14/05/2014 09:40 BST | Updated 13/07/2014 06:59 BST

Jellyfish Invasion: To Pee or Not to Pee

They have already "claimed the scalp" of the Prime Minister while he was on holiday in Lanzarote. Now, a marauding army of jelly fish is set to invade the British coastline, scientists have warned.

The British Red Cross is warning beach-goers not to trust the old myth that fresh urine is the best treatment for jellyfish stings, as experts confirmed an impending influx of barrel jellyfish over the next few months due to warmer weather.

Jellyfish measuring up to 3.2ft in diameter are washing up on Britain's shores. As many as ten barrel jellyfish have appeared on beaches around the south coast in recent weeks.

Barrel jellyfish - Rhizostoma pulmo in Latin - are often known as dustbin-lid jellyfish because of their enormous size.

This one was spotted in the sand in Portland, Dorset, by wildlife photographer Steve Trewhella.


A sting from a jellyfish can be extremely painful, but trying to treat it with urine isn't going to make your day any better. Urine just doesn't have the right chemical make-up to solve the problem. Instead, a better source of treatment is even easier at hand: salty seawater. If people have been stung, they need to get out of the water to avoid getting stung again. Once out, slowly pouring seawater over the sting will help ease the pain.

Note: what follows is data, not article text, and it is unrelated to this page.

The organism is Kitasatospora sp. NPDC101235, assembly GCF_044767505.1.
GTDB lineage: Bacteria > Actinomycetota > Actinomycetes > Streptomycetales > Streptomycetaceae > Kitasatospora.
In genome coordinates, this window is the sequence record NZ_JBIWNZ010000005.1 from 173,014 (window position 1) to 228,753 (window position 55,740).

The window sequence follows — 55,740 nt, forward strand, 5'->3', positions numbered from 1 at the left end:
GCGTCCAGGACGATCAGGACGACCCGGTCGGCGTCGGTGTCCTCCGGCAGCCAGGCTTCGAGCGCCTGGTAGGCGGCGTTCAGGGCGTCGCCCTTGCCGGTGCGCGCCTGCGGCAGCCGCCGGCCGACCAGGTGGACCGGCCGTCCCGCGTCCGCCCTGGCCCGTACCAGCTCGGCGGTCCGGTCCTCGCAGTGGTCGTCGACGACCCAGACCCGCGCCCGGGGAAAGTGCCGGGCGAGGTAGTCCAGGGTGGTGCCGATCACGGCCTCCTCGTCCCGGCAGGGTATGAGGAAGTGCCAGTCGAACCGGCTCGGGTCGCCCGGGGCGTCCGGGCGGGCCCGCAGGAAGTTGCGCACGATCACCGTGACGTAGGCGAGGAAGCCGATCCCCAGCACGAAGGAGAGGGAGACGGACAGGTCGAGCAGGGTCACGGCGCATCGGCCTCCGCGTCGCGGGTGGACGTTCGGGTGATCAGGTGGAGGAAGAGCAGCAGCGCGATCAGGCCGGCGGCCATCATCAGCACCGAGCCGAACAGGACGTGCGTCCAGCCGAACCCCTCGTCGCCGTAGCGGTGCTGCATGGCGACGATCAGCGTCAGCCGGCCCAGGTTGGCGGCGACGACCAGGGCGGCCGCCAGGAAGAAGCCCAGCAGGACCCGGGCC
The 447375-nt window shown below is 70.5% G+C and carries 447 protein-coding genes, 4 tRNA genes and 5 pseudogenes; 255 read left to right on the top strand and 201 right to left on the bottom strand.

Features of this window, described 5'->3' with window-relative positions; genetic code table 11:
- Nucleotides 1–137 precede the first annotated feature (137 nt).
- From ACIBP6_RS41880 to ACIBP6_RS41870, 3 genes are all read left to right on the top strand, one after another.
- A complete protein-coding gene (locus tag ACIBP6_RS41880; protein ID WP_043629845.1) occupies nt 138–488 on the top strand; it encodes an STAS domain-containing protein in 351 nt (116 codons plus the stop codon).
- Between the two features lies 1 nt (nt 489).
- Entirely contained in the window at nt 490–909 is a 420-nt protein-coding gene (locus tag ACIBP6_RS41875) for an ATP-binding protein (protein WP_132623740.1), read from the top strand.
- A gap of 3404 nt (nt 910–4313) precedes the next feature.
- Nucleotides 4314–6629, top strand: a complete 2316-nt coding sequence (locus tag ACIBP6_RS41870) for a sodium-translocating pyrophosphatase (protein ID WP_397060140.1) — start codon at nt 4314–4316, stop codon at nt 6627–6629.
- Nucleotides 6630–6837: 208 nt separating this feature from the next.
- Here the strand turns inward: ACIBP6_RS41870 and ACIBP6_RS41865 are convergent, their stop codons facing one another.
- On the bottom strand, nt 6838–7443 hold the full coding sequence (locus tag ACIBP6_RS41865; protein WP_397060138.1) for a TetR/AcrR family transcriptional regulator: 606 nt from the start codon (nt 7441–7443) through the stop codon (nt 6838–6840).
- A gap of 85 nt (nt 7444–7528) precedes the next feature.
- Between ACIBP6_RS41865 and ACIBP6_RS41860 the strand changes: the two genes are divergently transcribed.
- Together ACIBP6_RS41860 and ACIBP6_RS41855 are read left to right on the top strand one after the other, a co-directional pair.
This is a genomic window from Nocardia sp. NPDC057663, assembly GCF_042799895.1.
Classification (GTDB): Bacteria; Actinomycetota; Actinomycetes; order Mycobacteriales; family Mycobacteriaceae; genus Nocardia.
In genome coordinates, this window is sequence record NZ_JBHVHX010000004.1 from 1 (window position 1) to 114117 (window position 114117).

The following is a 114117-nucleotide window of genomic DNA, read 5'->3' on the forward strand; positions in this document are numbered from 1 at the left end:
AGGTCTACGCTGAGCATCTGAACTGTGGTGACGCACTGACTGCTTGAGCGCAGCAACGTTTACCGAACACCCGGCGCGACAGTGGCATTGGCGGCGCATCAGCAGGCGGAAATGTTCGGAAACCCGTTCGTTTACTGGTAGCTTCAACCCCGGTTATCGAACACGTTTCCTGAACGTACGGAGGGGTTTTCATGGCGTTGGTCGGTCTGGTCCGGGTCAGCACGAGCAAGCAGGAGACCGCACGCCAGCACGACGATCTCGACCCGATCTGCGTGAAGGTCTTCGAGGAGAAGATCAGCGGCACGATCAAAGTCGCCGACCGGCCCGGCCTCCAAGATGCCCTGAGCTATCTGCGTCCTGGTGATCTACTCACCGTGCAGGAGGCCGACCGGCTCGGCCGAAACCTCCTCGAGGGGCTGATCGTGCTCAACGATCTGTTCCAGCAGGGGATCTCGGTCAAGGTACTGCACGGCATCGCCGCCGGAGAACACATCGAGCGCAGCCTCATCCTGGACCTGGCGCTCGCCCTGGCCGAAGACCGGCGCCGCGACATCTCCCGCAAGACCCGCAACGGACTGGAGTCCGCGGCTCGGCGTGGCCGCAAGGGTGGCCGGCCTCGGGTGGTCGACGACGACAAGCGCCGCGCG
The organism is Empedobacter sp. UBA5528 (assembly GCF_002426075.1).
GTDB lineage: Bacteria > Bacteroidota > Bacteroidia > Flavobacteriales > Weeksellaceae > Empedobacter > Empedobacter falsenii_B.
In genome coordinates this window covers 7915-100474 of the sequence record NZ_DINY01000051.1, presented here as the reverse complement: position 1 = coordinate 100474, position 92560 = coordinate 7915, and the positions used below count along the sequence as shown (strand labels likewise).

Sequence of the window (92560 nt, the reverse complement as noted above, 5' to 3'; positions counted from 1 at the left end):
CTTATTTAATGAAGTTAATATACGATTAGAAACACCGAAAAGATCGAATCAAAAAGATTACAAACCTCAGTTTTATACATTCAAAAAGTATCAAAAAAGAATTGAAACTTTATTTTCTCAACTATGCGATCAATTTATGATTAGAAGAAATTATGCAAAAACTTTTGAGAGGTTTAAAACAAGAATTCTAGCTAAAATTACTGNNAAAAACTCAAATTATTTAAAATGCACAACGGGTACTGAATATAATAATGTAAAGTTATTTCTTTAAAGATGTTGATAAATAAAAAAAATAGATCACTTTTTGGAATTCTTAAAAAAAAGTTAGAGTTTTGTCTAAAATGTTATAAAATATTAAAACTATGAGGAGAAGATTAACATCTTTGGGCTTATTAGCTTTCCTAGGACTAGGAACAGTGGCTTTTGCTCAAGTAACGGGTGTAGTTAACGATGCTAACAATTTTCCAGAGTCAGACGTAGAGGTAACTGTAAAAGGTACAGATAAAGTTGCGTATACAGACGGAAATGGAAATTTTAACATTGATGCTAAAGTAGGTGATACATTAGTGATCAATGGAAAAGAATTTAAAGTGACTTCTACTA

Doing the same thing with vinegar can be even more effective as the acid helps neutralise the jellyfish sting. But, unless you're near a chip shop, seawater will probably be easier to find.

Forecasters expect high pressure to take hold later in May - sending temperatures soaring above 20C. In recent weeks, up to 10 barrel jellyfish have been spotted washed up on beaches around the South Coast.